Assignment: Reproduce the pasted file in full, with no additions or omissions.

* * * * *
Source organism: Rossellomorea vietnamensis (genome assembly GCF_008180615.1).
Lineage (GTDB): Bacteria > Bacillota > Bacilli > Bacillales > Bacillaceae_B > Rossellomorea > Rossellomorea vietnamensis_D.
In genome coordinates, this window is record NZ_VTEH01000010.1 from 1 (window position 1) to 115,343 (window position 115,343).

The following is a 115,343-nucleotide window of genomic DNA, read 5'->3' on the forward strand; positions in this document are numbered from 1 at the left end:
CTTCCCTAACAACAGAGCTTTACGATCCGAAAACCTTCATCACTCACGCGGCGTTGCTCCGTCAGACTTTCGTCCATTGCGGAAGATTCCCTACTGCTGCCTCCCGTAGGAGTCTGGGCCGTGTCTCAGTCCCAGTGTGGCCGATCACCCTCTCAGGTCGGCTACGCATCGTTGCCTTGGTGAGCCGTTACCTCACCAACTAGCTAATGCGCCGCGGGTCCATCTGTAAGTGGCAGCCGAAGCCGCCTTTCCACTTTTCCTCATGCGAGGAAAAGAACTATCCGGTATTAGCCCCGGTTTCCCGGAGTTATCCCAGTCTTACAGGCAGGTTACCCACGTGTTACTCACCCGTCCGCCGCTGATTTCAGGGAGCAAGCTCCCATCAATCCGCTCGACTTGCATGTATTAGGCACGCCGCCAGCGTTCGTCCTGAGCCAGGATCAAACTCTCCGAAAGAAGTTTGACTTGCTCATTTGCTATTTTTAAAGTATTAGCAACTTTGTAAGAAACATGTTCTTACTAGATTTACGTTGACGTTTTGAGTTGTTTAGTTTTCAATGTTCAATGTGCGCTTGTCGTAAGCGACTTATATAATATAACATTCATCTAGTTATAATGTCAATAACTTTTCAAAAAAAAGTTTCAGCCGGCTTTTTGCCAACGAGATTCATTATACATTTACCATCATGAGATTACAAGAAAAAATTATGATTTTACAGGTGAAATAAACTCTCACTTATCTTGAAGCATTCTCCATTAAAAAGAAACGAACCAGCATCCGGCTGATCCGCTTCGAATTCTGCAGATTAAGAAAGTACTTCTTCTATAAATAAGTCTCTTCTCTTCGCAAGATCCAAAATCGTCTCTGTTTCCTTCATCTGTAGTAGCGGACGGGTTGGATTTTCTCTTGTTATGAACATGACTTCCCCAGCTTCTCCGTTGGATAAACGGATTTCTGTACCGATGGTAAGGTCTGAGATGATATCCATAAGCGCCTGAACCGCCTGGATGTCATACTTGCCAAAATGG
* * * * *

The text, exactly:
Source organism: Rossellomorea vietnamensis (genome assembly GCF_008180615.1).
Lineage (GTDB): Bacteria > Bacillota > Bacilli > Bacillales > Bacillaceae_B > Rossellomorea > Rossellomorea vietnamensis_D.
In genome coordinates, this window is record NZ_VTEH01000010.1 from 1 (window position 1) to 115,343 (window position 115,343).

The following is a 115,343-nucleotide window of genomic DNA, read 5'->3' on the forward strand; positions in this document are numbered from 1 at the left end:
CTTCCCTAACAACAGAGCTTTACGATCCGAAAACCTTCATCACTCACGCGGCGTTGCTCCGTCAGACTTTCGTCCATTGCGGAAGATTCCCTACTGCTGCCTCCCGTAGGAGTCTGGGCCGTGTCTCAGTCCCAGTGTGGCCGATCACCCTCTCAGGTCGGCTACGCATCGTTGCCTTGGTGAGCCGTTACCTCACCAACTAGCTAATGCGCCGCGGGTCCATCTGTAAGTGGCAGCCGAAGCCGCCTTTCCACTTTTCCTCATGCGAGGAAAAGAACTATCCGGTATTAGCCCCGGTTTCCCGGAGTTATCCCAGTCTTACAGGCAGGTTACCCACGTGTTACTCACCCGTCCGCCGCTGATTTCAGGGAGCAAGCTCCCATCAATCCGCTCGACTTGCATGTATTAGGCACGCCGCCAGCGTTCGTCCTGAGCCAGGATCAAACTCTCCGAAAGAAGTTTGACTTGCTCATTTGCTATTTTTAAAGTATTAGCAACTTTGTAAGAAACATGTTCTTACTAGATTTACGTTGACGTTTTGAGTTGTTTAGTTTTCAATGTTCAATGTGCGCTTGTCGTAAGCGACTTATATAATATAACATTCATCTAGTTATAATGTCAATAACTTTTCAAAAAAAAGTTTCAGCCGGCTTTTTGCCAACGAGATTCATTATACATTTACCATCATGAGATTACAAGAAAAAATTATGATTTTACAGGTGAAATAAACTCTCACTTATCTTGAAGCATTCTCCATTAAAAAGAAACGAACCAGCATCCGGCTGATCCGCTTCGAATTCTGCAGATTAAGAAAGTACTTCTTCTATAAATAAGTCTCTTCTCTTCGCAAGATCCAAAATCGTCTCTGTTTCCTTCATCTGTAGTAGCGGACGGGTTGGATTTTCTCTTGTTATGAACATGACTTCCCCAGCTTCTCCGTTGGATAAACGGATTTCTGTACCGATGGTAAGGTCTGAGATGATATCCATAAGCGCCTGAACCGCCTGGATGTCATACTTGCCAAAATGG